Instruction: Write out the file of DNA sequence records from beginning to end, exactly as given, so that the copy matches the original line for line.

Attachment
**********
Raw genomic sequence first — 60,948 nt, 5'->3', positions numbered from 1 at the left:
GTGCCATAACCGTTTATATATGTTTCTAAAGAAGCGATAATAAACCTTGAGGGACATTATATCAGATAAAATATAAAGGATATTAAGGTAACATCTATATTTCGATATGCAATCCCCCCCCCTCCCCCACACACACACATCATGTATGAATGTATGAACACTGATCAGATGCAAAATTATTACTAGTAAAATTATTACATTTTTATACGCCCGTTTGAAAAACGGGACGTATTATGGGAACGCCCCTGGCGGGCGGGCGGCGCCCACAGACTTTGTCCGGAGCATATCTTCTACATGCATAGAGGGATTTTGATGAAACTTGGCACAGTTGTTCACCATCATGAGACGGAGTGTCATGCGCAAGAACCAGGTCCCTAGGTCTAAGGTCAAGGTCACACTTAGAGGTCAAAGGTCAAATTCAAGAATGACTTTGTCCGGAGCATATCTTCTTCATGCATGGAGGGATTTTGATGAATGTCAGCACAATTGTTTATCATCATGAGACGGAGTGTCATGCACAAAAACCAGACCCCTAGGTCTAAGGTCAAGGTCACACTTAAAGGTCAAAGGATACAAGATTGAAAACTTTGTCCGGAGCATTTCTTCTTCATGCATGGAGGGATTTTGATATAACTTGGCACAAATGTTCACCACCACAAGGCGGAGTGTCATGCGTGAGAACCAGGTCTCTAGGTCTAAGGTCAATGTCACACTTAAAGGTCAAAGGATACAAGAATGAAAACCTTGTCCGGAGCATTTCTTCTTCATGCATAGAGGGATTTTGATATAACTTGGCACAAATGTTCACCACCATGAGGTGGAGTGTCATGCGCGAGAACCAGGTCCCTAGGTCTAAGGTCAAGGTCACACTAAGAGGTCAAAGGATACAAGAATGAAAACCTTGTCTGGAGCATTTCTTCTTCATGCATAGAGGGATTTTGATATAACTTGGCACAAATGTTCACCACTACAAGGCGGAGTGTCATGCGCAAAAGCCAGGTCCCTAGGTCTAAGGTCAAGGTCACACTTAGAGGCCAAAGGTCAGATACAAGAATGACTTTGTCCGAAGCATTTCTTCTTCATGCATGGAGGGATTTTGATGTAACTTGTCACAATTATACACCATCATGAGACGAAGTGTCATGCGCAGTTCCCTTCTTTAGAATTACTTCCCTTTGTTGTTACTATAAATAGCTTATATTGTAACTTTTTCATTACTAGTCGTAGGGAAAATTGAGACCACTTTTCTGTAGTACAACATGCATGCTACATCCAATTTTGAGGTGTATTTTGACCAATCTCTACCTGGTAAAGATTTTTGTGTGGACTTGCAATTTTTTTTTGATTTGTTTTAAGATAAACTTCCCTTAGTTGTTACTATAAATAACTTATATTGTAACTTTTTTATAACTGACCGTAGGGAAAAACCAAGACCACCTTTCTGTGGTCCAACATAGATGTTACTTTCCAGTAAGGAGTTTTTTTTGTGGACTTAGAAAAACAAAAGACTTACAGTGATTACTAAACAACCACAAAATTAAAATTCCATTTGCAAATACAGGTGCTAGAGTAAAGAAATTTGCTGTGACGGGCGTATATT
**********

Raw genomic sequence first — 60,948 nt, 5'->3', positions numbered from 1 at the left:
GTGCCATAACCGTTTATATATGTTTCTAAAGAAGCGATAATAAACCTTGAGGGACATTATATCAGATAAAATATAAAGGATATTAAGGTAACATCTATATTTCGATATGCAATCCCCCCCCCTCCCCCACACACACACATCATGTATGAATGTATGAACACTGATCAGATGCAAAATTATTACTAGTAAAATTATTACATTTTTATACGCCCGTTTGAAAAACGGGACGTATTATGGGAACGCCCCTGGCGGGCGGGCGGCGCCCACAGACTTTGTCCGGAGCATATCTTCTACATGCATAGAGGGATTTTGATGAAACTTGGCACAGTTGTTCACCATCATGAGACGGAGTGTCATGCGCAAGAACCAGGTCCCTAGGTCTAAGGTCAAGGTCACACTTAGAGGTCAAAGGTCAAATTCAAGAATGACTTTGTCCGGAGCATATCTTCTTCATGCATGGAGGGATTTTGATGAATGTCAGCACAATTGTTTATCATCATGAGACGGAGTGTCATGCACAAAAACCAGACCCCTAGGTCTAAGGTCAAGGTCACACTTAAAGGTCAAAGGATACAAGATTGAAAACTTTGTCCGGAGCATTTCTTCTTCATGCATGGAGGGATTTTGATATAACTTGGCACAAATGTTCACCACCACAAGGCGGAGTGTCATGCGTGAGAACCAGGTCTCTAGGTCTAAGGTCAATGTCACACTTAAAGGTCAAAGGATACAAGAATGAAAACCTTGTCCGGAGCATTTCTTCTTCATGCATAGAGGGATTTTGATATAACTTGGCACAAATGTTCACCACCATGAGGTGGAGTGTCATGCGCGAGAACCAGGTCCCTAGGTCTAAGGTCAAGGTCACACTAAGAGGTCAAAGGATACAAGAATGAAAACCTTGTCTGGAGCATTTCTTCTTCATGCATAGAGGGATTTTGATATAACTTGGCACAAATGTTCACCACTACAAGGCGGAGTGTCATGCGCAAAAGCCAGGTCCCTAGGTCTAAGGTCAAGGTCACACTTAGAGGCCAAAGGTCAGATACAAGAATGACTTTGTCCGAAGCATTTCTTCTTCATGCATGGAGGGATTTTGATGTAACTTGTCACAATTATACACCATCATGAGACGAAGTGTCATGCGCAGTTCCCTTCTTTAGAATTACTTCCCTTTGTTGTTACTATAAATAGCTTATATTGTAACTTTTTCATTACTAGTCGTAGGGAAAATTGAGACCACTTTTCTGTAGTACAACATGCATGCTACATCCAATTTTGAGGTGTATTTTGACCAATCTCTACCTGGTAAAGATTTTTGTGTGGACTTGCAATTTTTTTTTGATTTGTTTTAAGATAAACTTCCCTTAGTTGTTACTATAAATAACTTATATTGTAACTTTTTTATAACTGACCGTAGGGAAAAACCAAGACCACCTTTCTGTGGTCCAACATAGATGTTACTTTCCAGTAAGGAGTTTTTTTTGTGGACTTAGAAAAACAAAAGACTTACAGTGATTACTAAACAACCACAAAATTAAAATTCCATTTGCAAATACAGGTGCTAGAGTAAAGAAATTTGCTGTGACGGGCGTATATT